It has long been known that photovoltaic (PV) cells needn't always run on sunlight. Half a century ago, researchers developed thermophotovoltaics (TPV), which couple a PV cell with any source of heat: a burning hydrocarbon, for example, heats up a material called the thermal emitter, which radiates heat and light onto the PV diode, generating electricity. The thermal emitter's radiation includes far more infrared wavelengths than that occurring in the solar spectrum, and low band-gap PV materials invented less than a decade ago can absorb more of that infrared radiation than standard silicon PVs can. But much of the heat is still wasted, so efficiencies remain relatively low.
The thermal emitter radiates only the wavelengths that the PV diode can absorb to convert them into electricity, while suppressing other wavelengths. A photonic crystal is made by taking a sample of material and creating some nanoscale features on its surface — say, a regularly repeating pattern of holes or ridges — so light propagates
through the sample in a dramatically different way. A research team at MIT used a slab of tungsten, engineering billions of tiny pits on its surface. When the slab heats up, it generates bright light with an altered emission spectrum because each pit acts as a resonator, capable of giving off radiation at only certain wavelengths.
A new photovoltaic energy-conversion system developed at MIT can be powered solely by heat, generating electricity with no sunlight at all. A novel way of engineering the surface of a material to convert heat into precisely tuned wavelengths oflight - selected to match the wave-lengths that photovoltaic cells can best convert to electricity - makes the new system much more efficient than previous versions.The key to this fine-tuned light emission, lies in a material with billions of nanoscale pits etched on its surface. When the material absorbs heat, the pitted surface radiates energy primarily at these carefully chosen wavelengths.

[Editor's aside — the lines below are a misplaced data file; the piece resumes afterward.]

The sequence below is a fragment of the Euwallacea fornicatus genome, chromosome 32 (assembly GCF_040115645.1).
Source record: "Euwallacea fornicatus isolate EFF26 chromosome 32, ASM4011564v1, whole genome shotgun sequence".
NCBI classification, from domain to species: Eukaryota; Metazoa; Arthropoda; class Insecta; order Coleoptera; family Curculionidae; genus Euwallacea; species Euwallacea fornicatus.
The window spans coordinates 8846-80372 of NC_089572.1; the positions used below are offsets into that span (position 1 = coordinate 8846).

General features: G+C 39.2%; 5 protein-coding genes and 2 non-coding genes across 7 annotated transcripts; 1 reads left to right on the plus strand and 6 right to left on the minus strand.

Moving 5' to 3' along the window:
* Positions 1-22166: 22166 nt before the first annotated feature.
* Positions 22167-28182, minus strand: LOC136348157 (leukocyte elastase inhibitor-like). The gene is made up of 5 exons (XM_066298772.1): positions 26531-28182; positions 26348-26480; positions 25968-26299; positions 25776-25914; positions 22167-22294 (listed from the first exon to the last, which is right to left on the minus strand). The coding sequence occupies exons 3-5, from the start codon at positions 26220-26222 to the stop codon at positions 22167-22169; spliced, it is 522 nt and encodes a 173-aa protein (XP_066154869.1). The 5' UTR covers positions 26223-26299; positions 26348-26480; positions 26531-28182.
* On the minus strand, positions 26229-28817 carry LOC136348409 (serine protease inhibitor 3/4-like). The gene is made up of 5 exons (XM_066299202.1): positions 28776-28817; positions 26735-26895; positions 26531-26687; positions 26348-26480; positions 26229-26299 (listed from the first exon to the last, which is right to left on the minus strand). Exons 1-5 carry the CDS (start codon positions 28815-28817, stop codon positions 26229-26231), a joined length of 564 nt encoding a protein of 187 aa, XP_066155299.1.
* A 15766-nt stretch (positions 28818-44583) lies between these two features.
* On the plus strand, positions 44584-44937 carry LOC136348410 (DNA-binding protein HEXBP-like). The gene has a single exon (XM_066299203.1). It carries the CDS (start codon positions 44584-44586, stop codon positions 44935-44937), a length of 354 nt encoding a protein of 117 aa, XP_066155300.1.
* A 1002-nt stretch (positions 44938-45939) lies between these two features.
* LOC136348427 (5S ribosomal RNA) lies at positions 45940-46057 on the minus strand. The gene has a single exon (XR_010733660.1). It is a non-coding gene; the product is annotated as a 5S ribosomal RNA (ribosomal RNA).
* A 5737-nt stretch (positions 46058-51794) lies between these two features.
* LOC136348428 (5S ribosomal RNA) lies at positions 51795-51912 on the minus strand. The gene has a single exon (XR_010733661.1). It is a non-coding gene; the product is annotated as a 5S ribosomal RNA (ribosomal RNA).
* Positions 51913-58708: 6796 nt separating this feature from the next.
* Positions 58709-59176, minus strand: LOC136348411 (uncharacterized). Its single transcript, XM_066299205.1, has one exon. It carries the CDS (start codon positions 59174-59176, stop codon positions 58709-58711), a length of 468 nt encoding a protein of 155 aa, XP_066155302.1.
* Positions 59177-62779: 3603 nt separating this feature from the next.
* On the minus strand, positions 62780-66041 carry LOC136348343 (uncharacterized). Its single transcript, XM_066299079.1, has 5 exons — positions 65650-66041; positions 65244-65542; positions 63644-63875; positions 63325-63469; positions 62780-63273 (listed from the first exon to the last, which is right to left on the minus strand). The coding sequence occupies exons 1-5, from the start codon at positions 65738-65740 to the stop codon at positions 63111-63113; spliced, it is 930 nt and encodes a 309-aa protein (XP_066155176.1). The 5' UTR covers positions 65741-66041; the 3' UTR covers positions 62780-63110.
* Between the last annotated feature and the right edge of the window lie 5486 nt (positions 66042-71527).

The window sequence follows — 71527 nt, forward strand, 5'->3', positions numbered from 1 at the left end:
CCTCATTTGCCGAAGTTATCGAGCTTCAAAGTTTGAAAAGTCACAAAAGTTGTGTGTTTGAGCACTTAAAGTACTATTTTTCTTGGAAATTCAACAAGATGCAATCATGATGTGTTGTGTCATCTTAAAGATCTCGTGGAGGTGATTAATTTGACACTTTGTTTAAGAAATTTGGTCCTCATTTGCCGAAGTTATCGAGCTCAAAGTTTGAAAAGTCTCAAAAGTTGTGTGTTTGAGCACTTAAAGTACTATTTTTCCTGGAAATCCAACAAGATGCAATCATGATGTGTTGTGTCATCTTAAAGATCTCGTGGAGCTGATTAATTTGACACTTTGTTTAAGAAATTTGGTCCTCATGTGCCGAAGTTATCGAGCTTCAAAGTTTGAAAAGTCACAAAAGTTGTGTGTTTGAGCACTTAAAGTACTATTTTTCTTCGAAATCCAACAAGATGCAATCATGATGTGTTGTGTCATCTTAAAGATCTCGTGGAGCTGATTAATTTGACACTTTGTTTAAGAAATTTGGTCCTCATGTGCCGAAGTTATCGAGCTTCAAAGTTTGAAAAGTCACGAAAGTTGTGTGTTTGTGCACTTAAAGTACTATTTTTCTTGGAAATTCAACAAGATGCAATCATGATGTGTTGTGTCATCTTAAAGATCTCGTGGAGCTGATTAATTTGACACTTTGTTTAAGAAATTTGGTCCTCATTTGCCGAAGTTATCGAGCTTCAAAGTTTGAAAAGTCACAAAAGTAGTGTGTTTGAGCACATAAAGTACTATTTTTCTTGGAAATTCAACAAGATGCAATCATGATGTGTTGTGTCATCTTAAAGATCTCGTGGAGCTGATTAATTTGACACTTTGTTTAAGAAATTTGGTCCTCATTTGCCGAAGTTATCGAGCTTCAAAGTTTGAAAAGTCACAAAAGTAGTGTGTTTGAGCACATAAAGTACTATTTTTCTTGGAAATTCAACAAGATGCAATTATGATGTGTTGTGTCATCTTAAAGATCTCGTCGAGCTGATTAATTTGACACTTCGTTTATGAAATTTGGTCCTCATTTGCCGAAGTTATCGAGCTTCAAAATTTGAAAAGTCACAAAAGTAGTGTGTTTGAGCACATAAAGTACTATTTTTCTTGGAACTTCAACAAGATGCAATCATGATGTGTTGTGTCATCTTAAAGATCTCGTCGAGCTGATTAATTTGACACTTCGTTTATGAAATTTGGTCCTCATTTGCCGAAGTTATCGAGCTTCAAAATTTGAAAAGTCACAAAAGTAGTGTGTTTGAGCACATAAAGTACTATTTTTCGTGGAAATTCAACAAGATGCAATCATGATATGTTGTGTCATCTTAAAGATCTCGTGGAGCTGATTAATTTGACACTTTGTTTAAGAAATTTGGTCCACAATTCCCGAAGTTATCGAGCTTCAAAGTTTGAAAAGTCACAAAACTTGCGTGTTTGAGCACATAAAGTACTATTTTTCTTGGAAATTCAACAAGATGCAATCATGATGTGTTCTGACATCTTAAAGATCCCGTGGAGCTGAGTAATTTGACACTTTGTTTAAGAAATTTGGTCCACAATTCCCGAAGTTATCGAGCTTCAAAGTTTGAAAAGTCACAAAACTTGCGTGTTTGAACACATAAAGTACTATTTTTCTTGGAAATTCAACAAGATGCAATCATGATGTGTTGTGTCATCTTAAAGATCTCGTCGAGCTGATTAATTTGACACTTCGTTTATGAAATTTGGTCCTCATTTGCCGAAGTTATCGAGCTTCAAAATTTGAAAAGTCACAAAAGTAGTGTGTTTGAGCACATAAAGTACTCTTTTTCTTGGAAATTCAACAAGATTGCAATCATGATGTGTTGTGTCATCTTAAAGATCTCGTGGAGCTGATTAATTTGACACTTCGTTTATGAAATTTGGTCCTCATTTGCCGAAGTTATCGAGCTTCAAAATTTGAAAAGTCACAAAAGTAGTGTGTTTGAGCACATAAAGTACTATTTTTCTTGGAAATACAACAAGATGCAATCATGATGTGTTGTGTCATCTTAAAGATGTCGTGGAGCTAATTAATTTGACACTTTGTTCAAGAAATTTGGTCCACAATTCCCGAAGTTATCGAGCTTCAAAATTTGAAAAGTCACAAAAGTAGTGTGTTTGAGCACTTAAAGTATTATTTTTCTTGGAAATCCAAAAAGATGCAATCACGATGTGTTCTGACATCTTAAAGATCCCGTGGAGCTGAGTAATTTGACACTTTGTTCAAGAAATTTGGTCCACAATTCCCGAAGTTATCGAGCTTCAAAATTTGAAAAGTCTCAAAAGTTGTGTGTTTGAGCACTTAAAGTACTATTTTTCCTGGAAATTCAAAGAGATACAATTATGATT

MIT researchers made use of this technology to make a buttonsized power generator fueled by butane that can run three times longer than a lithium-ion battery of the same weight; the device can then be recharged instantly, just by snapping in a tiny cartridge of fresh fuel. Another device, powered by a radioisotope that steadily produces heat
from radioactive decay, could generate electricity for 30 years without refueling or servicing.
A variety of silicon chip micro-reactors developed by the MIT team contains photonic crystals on both flat faces, with external tubes for injecting fuel and air and ejecting waste products. Inside the chip, the fuel and air react to heat up the photonic crystals. In use, these reactors would have a photovoltaic cell mounted against each face, with a tiny
gap between, to convert the emitted wavelengths of light to electricity.
The button-like device that uses hydrocarbon fuels such as butane or propane as its heat source has at its heart a micro-reactor. The device achieves a fuel-to-electricity conversion efficiency three times greater than that of a lithium-ion battery of the same size and weight, This powerful approach has been widely used to improve lasers, lightemitting diodes and even optical fibres to use it to create several novel electricity-generating devices. The resear-chers are excited about how fundamental research in materials can result in new performance
that enables a whole spectrum of applications for efficient energy conversion.